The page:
Skip to comments.Knives of GIsí lives: Blades were made in crucible of war
Posted on 09/05/2006 5:34:26 PM PDT by SandRat
SIERRA VISTA Certain knives tell stories.
But, unfortunately, many of these stories remain mysteries. Trapper Jon Carpenter has a number of special knives made by World War II GIs, each with some kind of story behind its making.
He once had a knife that was tailored for or by some soldier.
It was different, Carpenter said.
The handle was personal.
On the butt of the handle, underneath Plexiglas, was the photo of a GIs family, he said.
I wanted to know about that family and the person who carried it (the knife), Carpenter said.
Today, there is an increase in collecting the special personal knives GIs carried into battle or made to while away periods of boredom.
As the owner of Trapper Jons Knives, Carpenter said he has a variety of instruments that are collectibles.
The New England transplant and former professional chef and restaurant partner, said he always has been interested in knives.
As a chef, knives are part of the profession, but his interest increased to include becoming a collector and opening a store where all types of blades are sold.
At 62, he continues with what once was a hobby and now a business, after moving from New Hampshire to Arizona a few years ago.
From pen knives to large broad swords his store on Fry Boulevard is full of a variety of blades, and yes that includes kitchen ones as well.
During Americas Civil War soldiers on both sides took large kitchen knives and reshaped them into personal knives, which they carried into combat, he said.
There is something about having a knife, beyond a bayonet, that makes a soldier feel safer when in battle, Carpenter said.
Today, knives made by GIs or made for soldiers by others fall into the category of Theater Made knives, he said.
Historically, military people have always wanted something personal when it came to a blade, the store owner said.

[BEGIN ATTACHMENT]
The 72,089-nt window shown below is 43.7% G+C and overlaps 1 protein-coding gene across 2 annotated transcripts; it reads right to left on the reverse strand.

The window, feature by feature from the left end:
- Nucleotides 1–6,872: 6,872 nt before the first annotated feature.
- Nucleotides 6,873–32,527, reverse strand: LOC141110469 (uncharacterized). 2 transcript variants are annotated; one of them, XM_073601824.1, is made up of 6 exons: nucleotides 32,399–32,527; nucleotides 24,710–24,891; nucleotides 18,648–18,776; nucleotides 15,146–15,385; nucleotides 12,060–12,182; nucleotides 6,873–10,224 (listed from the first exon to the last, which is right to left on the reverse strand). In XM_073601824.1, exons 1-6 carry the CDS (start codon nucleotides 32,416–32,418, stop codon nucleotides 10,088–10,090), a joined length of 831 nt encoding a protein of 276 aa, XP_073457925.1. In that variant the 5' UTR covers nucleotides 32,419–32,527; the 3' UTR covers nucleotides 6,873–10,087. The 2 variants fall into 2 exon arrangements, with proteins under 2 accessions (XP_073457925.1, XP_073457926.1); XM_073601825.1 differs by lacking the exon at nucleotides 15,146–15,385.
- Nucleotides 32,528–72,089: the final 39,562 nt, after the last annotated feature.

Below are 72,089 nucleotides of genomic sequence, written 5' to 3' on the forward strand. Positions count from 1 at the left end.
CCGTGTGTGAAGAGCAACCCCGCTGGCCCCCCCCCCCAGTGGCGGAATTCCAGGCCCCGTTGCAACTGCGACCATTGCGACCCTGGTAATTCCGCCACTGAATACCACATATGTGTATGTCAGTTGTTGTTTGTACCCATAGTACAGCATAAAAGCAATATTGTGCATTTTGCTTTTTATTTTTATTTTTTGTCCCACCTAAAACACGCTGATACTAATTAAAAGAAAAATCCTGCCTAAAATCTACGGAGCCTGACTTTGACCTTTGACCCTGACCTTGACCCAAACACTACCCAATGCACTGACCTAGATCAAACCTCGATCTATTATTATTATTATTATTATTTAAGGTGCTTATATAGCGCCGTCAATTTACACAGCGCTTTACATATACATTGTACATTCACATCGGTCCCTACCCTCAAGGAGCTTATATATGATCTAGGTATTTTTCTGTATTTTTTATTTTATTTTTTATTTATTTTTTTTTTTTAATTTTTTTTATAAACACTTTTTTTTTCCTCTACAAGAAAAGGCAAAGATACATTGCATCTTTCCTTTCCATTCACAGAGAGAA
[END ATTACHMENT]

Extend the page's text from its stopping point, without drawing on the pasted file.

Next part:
And, those who served during World War II, where men who could work with their hands and understood knives, Carpenter said.
According to historians there was a game boys played called mumblety-peg, in which a jackknife was used in a contest to show off the knife-throwing skills of a person.
During the war, many GIs played the game, according to a number of Googled sites about mumblety-peg, which is thought to go back centuries during the times of sailing ships.
Carpenter said that during WWII, soldiers from all nations made personal knives.
His main interest is in the American-made ones.
GIs then had access to material, like Plexiglas, insulation materials and aluminum, as well as scrap steel, such as large files, he said.
They had access to good types of tool steel, too, Carpenter said, adding any piece of strong metal would be used.
One knife he has is made from a large file, the serrated portion visible on the top of the device.
Soldiers, sailors, airmen and Marines also had easy access to machine shops, whether on ships, at airfields or in camps, making it easier for them to make their personal blades, Carpenter said.
He looked at one knife that had a brass handle shaped into a line of skulls, probably created through a lost wax casting process. This was a special blade.
It was not a commercial blade that had been modified, Carpenter said.
Like many of the Theater Made Military Knives he has, he has no idea of the story behind the skull knife.